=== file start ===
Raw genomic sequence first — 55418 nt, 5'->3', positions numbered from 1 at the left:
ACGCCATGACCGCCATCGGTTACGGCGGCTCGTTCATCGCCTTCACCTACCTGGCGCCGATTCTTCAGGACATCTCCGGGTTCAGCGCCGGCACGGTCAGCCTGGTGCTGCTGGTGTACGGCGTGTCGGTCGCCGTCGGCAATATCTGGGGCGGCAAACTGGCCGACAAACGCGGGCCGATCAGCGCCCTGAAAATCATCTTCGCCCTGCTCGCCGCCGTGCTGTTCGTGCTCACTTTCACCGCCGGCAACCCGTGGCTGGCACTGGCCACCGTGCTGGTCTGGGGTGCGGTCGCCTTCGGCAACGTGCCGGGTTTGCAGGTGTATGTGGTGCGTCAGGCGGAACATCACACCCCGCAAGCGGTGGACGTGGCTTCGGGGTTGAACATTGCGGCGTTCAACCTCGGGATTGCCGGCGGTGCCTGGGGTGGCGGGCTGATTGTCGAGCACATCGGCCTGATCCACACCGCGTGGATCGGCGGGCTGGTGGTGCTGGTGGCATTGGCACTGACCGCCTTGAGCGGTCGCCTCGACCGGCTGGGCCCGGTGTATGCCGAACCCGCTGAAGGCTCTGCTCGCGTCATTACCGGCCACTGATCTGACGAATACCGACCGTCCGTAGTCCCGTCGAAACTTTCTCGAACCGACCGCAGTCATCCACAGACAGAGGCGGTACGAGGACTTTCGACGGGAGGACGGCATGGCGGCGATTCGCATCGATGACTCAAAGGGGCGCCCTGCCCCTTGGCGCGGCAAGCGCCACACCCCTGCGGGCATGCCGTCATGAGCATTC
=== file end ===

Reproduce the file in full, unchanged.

Raw genomic sequence first — 55418 nt, 5'->3', positions numbered from 1 at the left:
ACGCCATGACCGCCATCGGTTACGGCGGCTCGTTCATCGCCTTCACCTACCTGGCGCCGATTCTTCAGGACATCTCCGGGTTCAGCGCCGGCACGGTCAGCCTGGTGCTGCTGGTGTACGGCGTGTCGGTCGCCGTCGGCAATATCTGGGGCGGCAAACTGGCCGACAAACGCGGGCCGATCAGCGCCCTGAAAATCATCTTCGCCCTGCTCGCCGCCGTGCTGTTCGTGCTCACTTTCACCGCCGGCAACCCGTGGCTGGCACTGGCCACCGTGCTGGTCTGGGGTGCGGTCGCCTTCGGCAACGTGCCGGGTTTGCAGGTGTATGTGGTGCGTCAGGCGGAACATCACACCCCGCAAGCGGTGGACGTGGCTTCGGGGTTGAACATTGCGGCGTTCAACCTCGGGATTGCCGGCGGTGCCTGGGGTGGCGGGCTGATTGTCGAGCACATCGGCCTGATCCACACCGCGTGGATCGGCGGGCTGGTGGTGCTGGTGGCATTGGCACTGACCGCCTTGAGCGGTCGCCTCGACCGGCTGGGCCCGGTGTATGCCGAACCCGCTGAAGGCTCTGCTCGCGTCATTACCGGCCACTGATCTGACGAATACCGACCGTCCGTAGTCCCGTCGAAACTTTCTCGAACCGACCGCAGTCATCCACAGACAGAGGCGGTACGAGGACTTTCGACGGGAGGACGGCATGGCGGCGATTCGCATCGATGACTCAAAGGGGCGCCCTGCCCCTTGGCGCGGCAAGCGCCACACCCCTGCGGGCATGCCGTCATGAGCATTC